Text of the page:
Pre Historic Period of Ancient India UPSC Notes | EduRev

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Pre Historic Period



Earth is very old and so is the antiquity of man. The earliest human fossils have been found in Africa dating about 4.2 million years. The primitive man was shorter in height and had a smaller brain. Homo sapiens evolved over a period of these years about 50,000 years ago. Humans have been using stone tools and their life story is, therefore, divided into Paleolithic,Mesolithic and Neolithic age.

Pre Historic Period of Ancient India UPSC Notes | EduRev

Evolution of Man 

  • First Fossile -- Male -Ramapithecus
                        Female - Shivapithecus            
                        (10-14 million years ago)
  • These fossils were found in Shivalik and Salt range
  • Homoerectus: Found in Hathnora (Lower Palaeolithic) 10 lakh B.C.
  • Homo sapiens : Found in Upper Palaeolithic Regions


The designation of the cultural past of man was done by P.F. Suhm in as early as 1776. C.J.Thomsen, in 1836, followed the same to arrange the exhibits in Danish museums. Lubbock in France divided the stone age further into Paleolithic and Neolithic. In 1930, Gabriel de Mortillet, a French investigator, started the practice of naming cultural divisions in the manner of compartments or stages. Yet, it is generally classified as follows:-

Pre History

Palaeolithic Age or

Mesolithic Age or

Upper Palaeolithic Culture 

Old stone age

Late Stone Age

New Stone age

(500,000-10,000 BC)
(10,000-4,000 BC)
(6,000-1,000 BC)


Palaeolithic Age cab be further divided into following:-

Pre Historic Phases 

Stone Age

Primary Culture

Major Site


Lower Palaeolithic

Flakes,Chopper Chopping Culture

Kashmir, Punjab, Whole India except Sind and Kerala. Main :- Sohan(Punjab), Singrauli basin (U.P.), Chhotanagpur (Jharkhand), Assam, Narmada, Andhra Pradesh, Karnataka.

- Head axe and pebble tools, Fossil of Homo Erectus from Hathnaura (Narmada basin)
- Represented by Sohan Culture (now in Pakistan.)

Middle Palaeolithic 

Scraper/Booer Culture

Navasa (Maharashtra), Didwana (Rajasthan), Bhimbetka (MP), Bankura and Purulia (West Bengal), Narmada Valley etc.

- Varieties of Blades, Points, Borer and Scraper made of Flakes.
- 200 rock shelters and caves are located on Bhimbetka hills having thousands of paintings.

Upper Palaeolithic 

Blade and Burin Culture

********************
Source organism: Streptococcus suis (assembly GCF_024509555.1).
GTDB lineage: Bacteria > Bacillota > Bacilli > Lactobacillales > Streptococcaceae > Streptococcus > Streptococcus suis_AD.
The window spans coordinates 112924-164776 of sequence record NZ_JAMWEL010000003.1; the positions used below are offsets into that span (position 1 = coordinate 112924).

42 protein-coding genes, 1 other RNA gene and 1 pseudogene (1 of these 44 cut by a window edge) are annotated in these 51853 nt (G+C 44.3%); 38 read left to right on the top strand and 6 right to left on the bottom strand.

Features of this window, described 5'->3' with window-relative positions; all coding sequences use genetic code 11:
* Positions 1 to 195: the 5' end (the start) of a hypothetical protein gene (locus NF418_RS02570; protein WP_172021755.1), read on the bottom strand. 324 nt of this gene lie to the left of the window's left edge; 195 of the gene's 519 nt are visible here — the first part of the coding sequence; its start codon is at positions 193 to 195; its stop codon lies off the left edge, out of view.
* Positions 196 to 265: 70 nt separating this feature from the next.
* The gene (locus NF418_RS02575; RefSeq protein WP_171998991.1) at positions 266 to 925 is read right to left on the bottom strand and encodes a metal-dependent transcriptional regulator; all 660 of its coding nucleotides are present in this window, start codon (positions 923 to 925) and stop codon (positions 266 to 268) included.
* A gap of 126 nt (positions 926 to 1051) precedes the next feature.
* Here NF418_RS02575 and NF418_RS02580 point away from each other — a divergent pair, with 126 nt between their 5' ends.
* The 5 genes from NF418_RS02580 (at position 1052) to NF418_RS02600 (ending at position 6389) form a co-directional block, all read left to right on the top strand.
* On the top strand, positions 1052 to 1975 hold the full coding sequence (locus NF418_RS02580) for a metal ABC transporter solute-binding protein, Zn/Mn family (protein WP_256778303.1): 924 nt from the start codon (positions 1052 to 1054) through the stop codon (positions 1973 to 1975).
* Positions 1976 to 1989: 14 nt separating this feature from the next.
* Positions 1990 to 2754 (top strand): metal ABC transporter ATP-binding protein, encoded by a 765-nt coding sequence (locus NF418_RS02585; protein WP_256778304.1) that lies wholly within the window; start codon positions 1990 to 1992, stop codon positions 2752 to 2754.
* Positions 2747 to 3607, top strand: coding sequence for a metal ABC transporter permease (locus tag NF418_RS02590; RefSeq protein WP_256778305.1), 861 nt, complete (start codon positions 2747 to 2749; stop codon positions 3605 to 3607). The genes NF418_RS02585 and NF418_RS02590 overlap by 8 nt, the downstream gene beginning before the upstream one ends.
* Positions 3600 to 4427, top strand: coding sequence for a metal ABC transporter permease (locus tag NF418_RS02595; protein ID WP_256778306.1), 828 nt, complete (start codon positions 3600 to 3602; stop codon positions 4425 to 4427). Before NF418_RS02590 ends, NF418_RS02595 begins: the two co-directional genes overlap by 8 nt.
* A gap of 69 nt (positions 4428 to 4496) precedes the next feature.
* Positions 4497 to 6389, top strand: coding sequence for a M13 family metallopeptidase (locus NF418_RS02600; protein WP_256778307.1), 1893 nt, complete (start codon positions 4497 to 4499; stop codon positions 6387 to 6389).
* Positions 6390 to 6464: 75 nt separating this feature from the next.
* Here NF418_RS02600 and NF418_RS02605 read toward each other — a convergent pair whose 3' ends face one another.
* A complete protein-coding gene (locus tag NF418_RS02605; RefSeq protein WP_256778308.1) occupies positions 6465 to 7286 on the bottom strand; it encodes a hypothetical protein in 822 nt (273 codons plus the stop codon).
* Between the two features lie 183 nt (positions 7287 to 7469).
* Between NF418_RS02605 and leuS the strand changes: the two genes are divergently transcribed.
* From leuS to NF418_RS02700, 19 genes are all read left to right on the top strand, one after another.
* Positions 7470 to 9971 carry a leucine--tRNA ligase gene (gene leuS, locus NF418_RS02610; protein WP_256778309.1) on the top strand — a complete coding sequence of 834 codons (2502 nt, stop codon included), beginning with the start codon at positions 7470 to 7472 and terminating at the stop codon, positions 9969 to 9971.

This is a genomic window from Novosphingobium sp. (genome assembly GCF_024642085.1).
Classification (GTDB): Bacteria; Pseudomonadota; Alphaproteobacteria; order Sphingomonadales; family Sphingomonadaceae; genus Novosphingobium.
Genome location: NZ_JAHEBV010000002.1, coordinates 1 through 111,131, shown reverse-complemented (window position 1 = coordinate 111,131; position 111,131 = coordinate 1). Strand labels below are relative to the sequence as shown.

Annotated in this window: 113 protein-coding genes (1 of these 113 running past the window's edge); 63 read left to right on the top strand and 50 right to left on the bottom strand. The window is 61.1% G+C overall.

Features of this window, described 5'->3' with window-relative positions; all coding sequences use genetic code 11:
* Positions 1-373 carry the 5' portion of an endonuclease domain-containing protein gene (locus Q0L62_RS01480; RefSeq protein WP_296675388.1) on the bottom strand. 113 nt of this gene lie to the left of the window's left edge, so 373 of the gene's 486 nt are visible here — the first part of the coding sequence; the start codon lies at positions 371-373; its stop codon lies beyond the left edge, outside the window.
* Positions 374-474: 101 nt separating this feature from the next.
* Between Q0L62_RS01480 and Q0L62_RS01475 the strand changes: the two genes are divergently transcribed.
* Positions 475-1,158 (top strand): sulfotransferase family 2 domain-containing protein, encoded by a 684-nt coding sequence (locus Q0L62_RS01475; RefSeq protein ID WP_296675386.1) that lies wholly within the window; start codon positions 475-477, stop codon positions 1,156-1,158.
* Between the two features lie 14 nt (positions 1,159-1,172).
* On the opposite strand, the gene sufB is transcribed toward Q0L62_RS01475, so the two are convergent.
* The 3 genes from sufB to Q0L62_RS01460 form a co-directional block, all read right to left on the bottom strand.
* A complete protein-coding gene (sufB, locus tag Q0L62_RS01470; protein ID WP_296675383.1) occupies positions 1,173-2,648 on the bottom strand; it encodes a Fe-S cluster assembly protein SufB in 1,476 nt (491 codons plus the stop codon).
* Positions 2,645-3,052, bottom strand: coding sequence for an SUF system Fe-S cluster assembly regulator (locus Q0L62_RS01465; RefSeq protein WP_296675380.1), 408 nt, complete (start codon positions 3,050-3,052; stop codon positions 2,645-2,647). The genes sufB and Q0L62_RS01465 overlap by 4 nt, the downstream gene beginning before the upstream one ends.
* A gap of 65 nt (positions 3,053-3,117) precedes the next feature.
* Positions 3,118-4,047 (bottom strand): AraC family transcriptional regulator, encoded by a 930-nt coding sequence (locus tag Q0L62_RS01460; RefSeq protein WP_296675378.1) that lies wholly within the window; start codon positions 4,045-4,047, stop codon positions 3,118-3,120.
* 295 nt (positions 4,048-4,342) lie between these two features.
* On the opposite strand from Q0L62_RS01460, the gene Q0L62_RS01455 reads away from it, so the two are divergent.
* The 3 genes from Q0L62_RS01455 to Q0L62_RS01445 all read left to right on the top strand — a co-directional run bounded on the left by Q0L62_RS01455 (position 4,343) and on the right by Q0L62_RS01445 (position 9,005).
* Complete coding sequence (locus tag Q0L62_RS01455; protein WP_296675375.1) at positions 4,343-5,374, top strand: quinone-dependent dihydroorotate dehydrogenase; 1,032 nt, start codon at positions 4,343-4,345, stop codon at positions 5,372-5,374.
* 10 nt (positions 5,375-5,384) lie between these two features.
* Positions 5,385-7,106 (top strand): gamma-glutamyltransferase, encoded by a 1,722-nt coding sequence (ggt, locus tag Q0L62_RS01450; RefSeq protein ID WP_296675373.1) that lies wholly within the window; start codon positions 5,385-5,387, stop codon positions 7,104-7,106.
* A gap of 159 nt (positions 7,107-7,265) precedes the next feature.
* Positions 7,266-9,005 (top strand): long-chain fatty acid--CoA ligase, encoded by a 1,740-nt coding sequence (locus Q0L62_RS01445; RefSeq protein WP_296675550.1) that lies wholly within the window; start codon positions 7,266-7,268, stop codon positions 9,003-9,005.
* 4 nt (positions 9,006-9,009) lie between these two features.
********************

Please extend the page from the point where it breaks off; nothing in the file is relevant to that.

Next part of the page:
A.P. (Kurnool, Chittor) Karnataka, Central MP, Jharkhan Plateau, U.P., Rajasthan, Gujrat

- The age of Neanderthal Man 
- Earlier "Homo Sapiens"
- Harpoon, blade tools from Renugunta (A.P.)
- Bone tools from Kurnool.

Meslithic Age 

Microliths Culture or Fluting & Gometrical tools

Karnataka, Rajasthan (Bagor, Tilwara), Gujrat (Langhanj), M.P., Tamil Nadu,West Benal (Birbhanpur), U.P. (Sarai Nahar Rai)

- Microlith (a great technological development, introduction of compound tools)
- Man still a savage but pottery maing (Tilwara) and permanent habitation found, still a hunder, fisher.

Neolithic Ate 

Polished tool culture

Kashmir (Burzahom, Gufkral), Assam (Daojili Hading), Garohill Meghalaya, Bihar (Chirand), Peninsular India, Amri, Kotdiji, Mehargarh etc

- Earlies Farming community
- Kinship became the basis of social organisation
- Pit dwelling houses
- Food begain to be cooked by fire
-Evidence of dogs, circular huts made of bamboo, bone-tools, hand made pottery etc
- Also called "Neolithic Revolution"
-Boat making, spinning cotton and wool.


Palaeolithic Age (50,000 - 1,00,000 BC) 

It was basically a hunting and food gathering culture 'Palaeo' means 'old' and 'lithic' means 'stone'. Palaeolithic age in India is divided into three phases:

Pre Historic Period of Ancient India UPSC Notes | EduRev

  1. Early or Lower Palaeothic (50,000 - 100,000 BC) : It covers the greater part of the Ice Age and its characteristic feature is the use of hand-axe, cleaners and choppen
  2. Middle Palaeothic (100,000 - 40,000 BC): The Middle Palaeothic culture is characterised by flakes. The principal tools are variety of blades, points and scrappers made of flakes.
  3. Upper Palaeolithic (40,000 - 10,000 BC) : It marks the appearance of Homo Sapiens and new flint industries; widespread appearance of a figurines and other artifacts reflecting art and rituals; the appearance of wide range of bone tools, including needles, fishing tools, harpoons, blades and burin tools